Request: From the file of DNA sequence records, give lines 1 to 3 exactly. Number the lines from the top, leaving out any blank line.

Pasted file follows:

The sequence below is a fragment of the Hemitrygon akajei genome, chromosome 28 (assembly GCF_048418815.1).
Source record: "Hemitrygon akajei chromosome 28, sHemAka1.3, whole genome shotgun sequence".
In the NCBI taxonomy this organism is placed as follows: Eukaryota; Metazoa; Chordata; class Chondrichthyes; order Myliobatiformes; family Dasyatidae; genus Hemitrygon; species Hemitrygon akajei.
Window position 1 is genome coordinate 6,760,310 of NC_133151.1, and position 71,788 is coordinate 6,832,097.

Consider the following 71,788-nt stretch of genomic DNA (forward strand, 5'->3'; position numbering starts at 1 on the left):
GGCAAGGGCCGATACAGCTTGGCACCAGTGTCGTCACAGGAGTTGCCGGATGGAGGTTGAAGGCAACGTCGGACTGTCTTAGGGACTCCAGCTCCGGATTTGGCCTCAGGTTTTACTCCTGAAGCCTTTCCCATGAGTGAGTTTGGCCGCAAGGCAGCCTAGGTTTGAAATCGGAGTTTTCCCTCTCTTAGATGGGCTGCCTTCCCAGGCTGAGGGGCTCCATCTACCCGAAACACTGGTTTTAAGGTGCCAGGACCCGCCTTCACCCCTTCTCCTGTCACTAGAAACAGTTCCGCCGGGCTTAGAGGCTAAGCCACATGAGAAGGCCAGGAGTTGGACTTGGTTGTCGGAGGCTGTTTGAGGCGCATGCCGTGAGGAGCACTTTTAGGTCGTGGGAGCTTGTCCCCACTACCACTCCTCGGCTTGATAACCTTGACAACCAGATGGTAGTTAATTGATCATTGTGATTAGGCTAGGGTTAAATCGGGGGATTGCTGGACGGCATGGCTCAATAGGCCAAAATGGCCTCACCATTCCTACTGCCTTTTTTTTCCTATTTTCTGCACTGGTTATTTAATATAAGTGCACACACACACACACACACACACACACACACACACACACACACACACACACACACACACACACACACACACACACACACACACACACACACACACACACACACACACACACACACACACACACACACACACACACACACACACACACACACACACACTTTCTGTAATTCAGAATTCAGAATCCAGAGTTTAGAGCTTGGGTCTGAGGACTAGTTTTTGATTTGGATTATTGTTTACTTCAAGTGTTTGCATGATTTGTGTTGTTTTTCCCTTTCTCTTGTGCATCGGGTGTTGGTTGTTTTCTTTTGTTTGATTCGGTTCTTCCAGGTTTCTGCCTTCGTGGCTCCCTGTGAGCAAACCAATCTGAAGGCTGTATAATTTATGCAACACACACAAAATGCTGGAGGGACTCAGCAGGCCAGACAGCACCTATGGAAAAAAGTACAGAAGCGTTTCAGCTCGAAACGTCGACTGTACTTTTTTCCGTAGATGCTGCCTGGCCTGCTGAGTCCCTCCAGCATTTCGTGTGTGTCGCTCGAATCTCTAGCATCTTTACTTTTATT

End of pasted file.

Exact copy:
The sequence below is a fragment of the Hemitrygon akajei genome, chromosome 28 (assembly GCF_048418815.1).
Source record: "Hemitrygon akajei chromosome 28, sHemAka1.3, whole genome shotgun sequence".
In the NCBI taxonomy this organism is placed as follows: Eukaryota; Metazoa; Chordata; class Chondrichthyes; order Myliobatiformes; family Dasyatidae; genus Hemitrygon; species Hemitrygon akajei.